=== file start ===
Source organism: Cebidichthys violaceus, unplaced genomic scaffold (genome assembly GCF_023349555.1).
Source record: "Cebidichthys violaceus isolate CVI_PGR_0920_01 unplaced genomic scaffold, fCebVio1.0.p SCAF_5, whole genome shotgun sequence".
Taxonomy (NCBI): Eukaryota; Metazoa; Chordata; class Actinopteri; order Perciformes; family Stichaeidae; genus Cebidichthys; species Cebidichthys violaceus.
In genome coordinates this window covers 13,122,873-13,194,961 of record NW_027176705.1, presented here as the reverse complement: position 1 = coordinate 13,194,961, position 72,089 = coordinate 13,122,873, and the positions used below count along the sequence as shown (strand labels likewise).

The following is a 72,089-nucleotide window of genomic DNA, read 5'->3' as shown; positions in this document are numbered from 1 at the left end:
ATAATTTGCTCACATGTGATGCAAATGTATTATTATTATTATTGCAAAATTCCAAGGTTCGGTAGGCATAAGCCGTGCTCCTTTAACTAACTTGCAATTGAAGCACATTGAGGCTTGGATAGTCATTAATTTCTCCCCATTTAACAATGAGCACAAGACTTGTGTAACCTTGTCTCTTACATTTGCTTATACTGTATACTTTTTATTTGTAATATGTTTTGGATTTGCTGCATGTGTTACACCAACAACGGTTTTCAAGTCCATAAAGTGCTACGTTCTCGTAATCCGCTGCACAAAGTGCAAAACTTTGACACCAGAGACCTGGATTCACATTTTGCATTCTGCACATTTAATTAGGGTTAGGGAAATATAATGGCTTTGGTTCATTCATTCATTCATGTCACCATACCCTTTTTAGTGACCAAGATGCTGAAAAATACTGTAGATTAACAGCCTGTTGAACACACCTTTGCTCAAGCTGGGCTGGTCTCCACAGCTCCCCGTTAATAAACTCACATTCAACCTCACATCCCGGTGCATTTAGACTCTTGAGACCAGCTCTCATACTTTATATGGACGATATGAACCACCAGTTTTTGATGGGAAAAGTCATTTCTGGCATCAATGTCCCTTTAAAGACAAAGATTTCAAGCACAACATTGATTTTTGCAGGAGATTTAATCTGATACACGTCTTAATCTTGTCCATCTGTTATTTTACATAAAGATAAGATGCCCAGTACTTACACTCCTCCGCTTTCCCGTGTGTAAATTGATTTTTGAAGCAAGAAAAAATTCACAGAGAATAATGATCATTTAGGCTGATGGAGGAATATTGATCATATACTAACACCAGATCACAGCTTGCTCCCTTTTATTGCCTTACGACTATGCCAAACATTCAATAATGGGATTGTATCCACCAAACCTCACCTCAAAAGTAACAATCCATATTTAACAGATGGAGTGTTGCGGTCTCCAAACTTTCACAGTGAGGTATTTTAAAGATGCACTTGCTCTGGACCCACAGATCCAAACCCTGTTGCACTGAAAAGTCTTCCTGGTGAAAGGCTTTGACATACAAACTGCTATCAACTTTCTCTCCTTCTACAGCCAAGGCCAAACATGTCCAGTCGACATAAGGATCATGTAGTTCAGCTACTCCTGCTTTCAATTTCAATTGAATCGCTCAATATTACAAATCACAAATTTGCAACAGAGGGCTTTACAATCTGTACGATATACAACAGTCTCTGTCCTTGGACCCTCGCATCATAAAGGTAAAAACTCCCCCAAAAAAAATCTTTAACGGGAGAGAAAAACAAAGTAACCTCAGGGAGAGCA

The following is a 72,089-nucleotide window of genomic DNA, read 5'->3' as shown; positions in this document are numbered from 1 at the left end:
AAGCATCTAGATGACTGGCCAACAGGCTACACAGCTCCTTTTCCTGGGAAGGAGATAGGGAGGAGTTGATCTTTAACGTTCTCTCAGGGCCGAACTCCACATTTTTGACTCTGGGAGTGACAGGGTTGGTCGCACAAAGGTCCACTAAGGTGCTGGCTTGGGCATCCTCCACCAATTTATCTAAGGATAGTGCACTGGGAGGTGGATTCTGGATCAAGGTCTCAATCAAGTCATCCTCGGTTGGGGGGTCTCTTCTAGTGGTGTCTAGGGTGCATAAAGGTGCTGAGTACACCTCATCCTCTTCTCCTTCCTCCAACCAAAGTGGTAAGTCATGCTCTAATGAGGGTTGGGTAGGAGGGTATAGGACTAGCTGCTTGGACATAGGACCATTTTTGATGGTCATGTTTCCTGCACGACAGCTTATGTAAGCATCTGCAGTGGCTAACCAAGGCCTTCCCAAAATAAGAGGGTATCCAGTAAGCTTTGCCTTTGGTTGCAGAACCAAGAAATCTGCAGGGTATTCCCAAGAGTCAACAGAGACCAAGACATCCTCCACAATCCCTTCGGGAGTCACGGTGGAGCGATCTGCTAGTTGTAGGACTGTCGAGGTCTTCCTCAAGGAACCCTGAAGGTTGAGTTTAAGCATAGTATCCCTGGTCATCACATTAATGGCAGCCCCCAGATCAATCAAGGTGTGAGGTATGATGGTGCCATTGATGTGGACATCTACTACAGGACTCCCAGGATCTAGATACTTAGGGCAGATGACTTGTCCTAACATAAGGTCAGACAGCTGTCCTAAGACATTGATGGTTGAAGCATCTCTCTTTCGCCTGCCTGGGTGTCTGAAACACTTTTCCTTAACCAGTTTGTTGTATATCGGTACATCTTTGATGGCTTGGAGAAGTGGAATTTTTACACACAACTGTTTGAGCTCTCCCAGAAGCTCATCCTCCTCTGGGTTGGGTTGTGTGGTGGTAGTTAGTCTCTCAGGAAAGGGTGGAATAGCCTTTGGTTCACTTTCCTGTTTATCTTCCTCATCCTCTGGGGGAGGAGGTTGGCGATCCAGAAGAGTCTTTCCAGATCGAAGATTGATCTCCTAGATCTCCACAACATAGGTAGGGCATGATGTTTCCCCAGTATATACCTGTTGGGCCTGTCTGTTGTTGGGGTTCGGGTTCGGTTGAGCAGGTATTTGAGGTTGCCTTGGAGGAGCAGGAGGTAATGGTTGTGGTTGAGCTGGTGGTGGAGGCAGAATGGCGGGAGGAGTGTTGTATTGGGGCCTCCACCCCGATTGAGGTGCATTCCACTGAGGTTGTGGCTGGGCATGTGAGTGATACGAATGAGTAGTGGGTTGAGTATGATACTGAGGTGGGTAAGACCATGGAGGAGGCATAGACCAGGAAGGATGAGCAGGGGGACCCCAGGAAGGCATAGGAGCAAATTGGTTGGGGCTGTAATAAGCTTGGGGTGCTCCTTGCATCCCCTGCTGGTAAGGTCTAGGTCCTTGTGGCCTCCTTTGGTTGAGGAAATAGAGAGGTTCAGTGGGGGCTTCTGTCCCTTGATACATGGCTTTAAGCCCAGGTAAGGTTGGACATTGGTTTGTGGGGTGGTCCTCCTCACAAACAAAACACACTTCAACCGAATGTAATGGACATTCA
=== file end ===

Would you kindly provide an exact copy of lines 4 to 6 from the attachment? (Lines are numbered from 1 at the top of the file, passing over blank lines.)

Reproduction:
In genome coordinates this window covers 13,122,873-13,194,961 of record NW_027176705.1, presented here as the reverse complement: position 1 = coordinate 13,194,961, position 72,089 = coordinate 13,122,873, and the positions used below count along the sequence as shown (strand labels likewise).

The following is a 72,089-nucleotide window of genomic DNA, read 5'->3' as shown; positions in this document are numbered from 1 at the left end:
ATAATTTGCTCACATGTGATGCAAATGTATTATTATTATTATTGCAAAATTCCAAGGTTCGGTAGGCATAAGCCGTGCTCCTTTAACTAACTTGCAATTGAAGCACATTGAGGCTTGGATAGTCATTAATTTCTCCCCATTTAACAATGAGCACAAGACTTGTGTAACCTTGTCTCTTACATTTGCTTATACTGTATACTTTTTATTTGTAATATGTTTTGGATTTGCTGCATGTGTTACACCAACAACGGTTTTCAAGTCCATAAAGTGCTACGTTCTCGTAATCCGCTGCACAAAGTGCAAAACTTTGACACCAGAGACCTGGATTCACATTTTGCATTCTGCACATTTAATTAGGGTTAGGGAAATATAATGGCTTTGGTTCATTCATTCATTCATGTCACCATACCCTTTTTAGTGACCAAGATGCTGAAAAATACTGTAGATTAACAGCCTGTTGAACACACCTTTGCTCAAGCTGGGCTGGTCTCCACAGCTCCCCGTTAATAAACTCACATTCAACCTCACATCCCGGTGCATTTAGACTCTTGAGACCAGCTCTCATACTTTATATGGACGATATGAACCACCAGTTTTTGATGGGAAAAGTCATTTCTGGCATCAATGTCCCTTTAAAGACAAAGATTTCAAGCACAACATTGATTTTTGCAGGAGATTTAATCTGATACACGTCTTAATCTTGTCCATCTGTTATTTTACATAAAGATAAGATGCCCAGTACTTACACTCCTCCGCTTTCCCGTGTGTAAATTGATTTTTGAAGCAAGAAAAAATTCACAGAGAATAATGATCATTTAGGCTGATGGAGGAATATTGATCATATACTAACACCAGATCACAGCTTGCTCCCTTTTATTGCCTTACGACTATGCCAAACATTCAATAATGGGATTGTATCCACCAAACCTCACCTCAAAAGTAACAATCCATATTTAACAGATGGAGTGTTGCGGTCTCCAAACTTTCACAGTGAGGTATTTTAAAGATGCACTTGCTCTGGACCCACAGATCCAAACCCTGTTGCACTGAAAAGTCTTCCTGGTGAAAGGCTTTGACATACAAACTGCTATCAACTTTCTCTCCTTCTACAGCCAAGGCCAAACATGTCCAGTCGACATAAGGATCATGTAGTTCAGCTACTCCTGCTTTCAATTTCAATTGAATCGCTCAATATTACAAATCACAAATTTGCAACAGAGGGCTTTACAATCTGTACGATATACAACAGTCTCTGTCCTTGGACCCTCGCATCATAAAGGTAAAAACTCCCCCAAAAAAAATCTTTAACGGGAGAGAAAAACAAAGTAACCTCAGGGAGAGCA